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Alexa Meara



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    MA24 - Initiatives to Improve Health in Lung Cancer Patients (ID 354)

    • Event: WCLC 2019
    • Type: Mini Oral Session
    • Track: Advocacy
    • Presentations: 1
    • Now Available
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      MA24.03 - Factors Impacting Patients’ Worries (Accessing Treatment, Treatment Toxicity, & Emotional Burden) Associated with Lung Cancer Treatments (Now Available) (ID 2589)

      14:30 - 16:00  |  Author(s): Alexa Meara

      • Abstract
      • Presentation
      • Slides

      Background

      Understanding patient experiences with lung cancer can guide research, treatment, and policy decisions. Conducted as part of a larger study (Project Transform) that aimed to quantified patient experiences, we sought to study the primary concerns of lung cancer patients and their caregivers and to determine what demographic and clinical factors impact these worries.

      Method

      Lung-cancer worries were identified from patient interviews and the literature. A novel an instrument assessing 13 potential worries on a 3-point importance scale was incorporated as part a national survey of lung cancer patients (inclusive of all types/stages of disease) and caregivers recruited through LUNGevity Foundation. Factor analyses was used to identify key constructs among the 13 worries. We then explored variation in the standardized factor scores across demographic and clinical indicators collected in the survey.

      Result

      Of the 426 participants in the survey, there were 385 patients and 41 caregivers. The average age of respondents was 58.9 years, 54% earned less than $75,000 per year, and 67.6% had completed college. Three factors were identified associated with worrying: 1) “accessing treatments” (incorporating knowledge, communication, access); 2) “treatment toxicity” (incorporating both side-effects and financial impact); and 3) “emotional burden” (including worries about dying, emotional toll, and being a burden), with Cronbach’s alphas of 0.89, 0.73, and 0.74 respectively. Worries about accessing treatment were lower among NSCLC (P=0.006), presence of MET mutations (P = 0.027) and those not currently receiving therapy (P=0.033). Worries about treatment toxicity were higher among non-white (P<0.001), non-retired (P<0.001), those earning less than $75,000 (P<0.001), younger patients (P<0.001), and those with ALK (P=0.026) or HER2 (P=0.041) mutations. Worries about treatment toxicity were lower among patients on Medicare or Medicaid during treatment (P = 0.023) and NSCLC patients (P=0.018). Worries about the emotional burden of treatment were lower among those >=60 years (P=0.002) and those who are retired (P=0.021) and higher among those having surgery (P=0.039).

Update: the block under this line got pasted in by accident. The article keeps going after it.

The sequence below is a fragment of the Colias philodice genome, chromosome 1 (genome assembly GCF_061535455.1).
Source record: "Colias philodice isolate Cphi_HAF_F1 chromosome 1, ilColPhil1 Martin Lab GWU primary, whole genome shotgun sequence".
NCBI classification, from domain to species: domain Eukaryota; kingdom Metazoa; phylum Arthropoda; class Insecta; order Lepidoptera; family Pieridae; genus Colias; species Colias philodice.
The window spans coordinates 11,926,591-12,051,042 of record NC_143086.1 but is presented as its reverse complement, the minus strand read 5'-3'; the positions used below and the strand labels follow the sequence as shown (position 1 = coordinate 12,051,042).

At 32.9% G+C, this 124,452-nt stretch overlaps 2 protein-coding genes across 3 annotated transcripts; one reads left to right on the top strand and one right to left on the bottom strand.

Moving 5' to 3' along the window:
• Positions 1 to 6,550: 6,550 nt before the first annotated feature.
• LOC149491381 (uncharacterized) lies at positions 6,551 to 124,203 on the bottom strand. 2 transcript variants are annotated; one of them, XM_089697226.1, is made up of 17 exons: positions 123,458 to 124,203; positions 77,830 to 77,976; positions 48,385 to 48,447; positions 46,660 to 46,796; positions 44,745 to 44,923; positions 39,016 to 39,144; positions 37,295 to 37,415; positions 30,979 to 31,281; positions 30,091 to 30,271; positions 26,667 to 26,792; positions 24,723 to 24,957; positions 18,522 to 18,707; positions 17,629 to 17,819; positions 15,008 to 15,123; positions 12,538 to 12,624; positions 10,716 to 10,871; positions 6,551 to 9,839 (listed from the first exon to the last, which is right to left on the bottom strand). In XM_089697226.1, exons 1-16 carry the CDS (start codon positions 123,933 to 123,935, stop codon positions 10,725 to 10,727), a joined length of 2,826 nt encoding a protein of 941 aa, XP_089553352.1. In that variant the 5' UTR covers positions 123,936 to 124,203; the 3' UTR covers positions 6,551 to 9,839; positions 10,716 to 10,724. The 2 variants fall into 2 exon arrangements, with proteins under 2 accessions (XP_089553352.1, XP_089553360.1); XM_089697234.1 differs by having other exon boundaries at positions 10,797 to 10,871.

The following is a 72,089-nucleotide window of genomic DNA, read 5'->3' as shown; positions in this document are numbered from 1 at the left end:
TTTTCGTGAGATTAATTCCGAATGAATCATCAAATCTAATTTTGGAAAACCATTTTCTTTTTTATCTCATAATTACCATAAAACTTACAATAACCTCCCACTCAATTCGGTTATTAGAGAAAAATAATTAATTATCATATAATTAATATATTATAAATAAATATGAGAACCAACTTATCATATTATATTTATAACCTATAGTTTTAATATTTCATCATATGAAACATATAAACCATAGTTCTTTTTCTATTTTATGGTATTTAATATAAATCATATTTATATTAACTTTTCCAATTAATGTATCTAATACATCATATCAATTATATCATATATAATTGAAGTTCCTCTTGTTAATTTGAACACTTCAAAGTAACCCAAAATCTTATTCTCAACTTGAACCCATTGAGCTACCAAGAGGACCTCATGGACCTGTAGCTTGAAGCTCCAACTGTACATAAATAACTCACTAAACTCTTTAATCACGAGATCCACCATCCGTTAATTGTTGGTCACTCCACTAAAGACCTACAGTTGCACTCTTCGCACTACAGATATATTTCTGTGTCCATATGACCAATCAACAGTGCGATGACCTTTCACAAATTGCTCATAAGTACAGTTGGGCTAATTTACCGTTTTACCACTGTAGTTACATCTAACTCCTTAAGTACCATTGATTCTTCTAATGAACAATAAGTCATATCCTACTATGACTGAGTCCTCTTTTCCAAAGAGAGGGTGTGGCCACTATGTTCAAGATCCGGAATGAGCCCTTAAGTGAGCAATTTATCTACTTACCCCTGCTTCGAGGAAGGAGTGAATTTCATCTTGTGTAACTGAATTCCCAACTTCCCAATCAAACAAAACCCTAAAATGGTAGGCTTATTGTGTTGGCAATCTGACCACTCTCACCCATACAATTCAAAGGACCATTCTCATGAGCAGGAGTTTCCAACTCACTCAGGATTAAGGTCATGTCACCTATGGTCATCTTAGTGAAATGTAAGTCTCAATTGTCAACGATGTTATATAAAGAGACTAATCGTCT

Table 1: Marginal effects of patient factors on standardized worry scores

      Factor

      Accessing Treatment

      Treatment toxicity

      Emotional burden

      Patient

      -0.052 (0.16)

      -0.144 (0.16)

      -0.224 (0.16)

      Age >= 60

      -0.1 (0.1)

      -0.336 (0.1)***

      -0.309 (0.1)**

      Female

      0.003 (0.12)

      0.239 (0.12)

      0.158 (0.12)

      Non-white

      -0.022 (0.16)

      0.56 (0.16)***

      0.048 (0.16)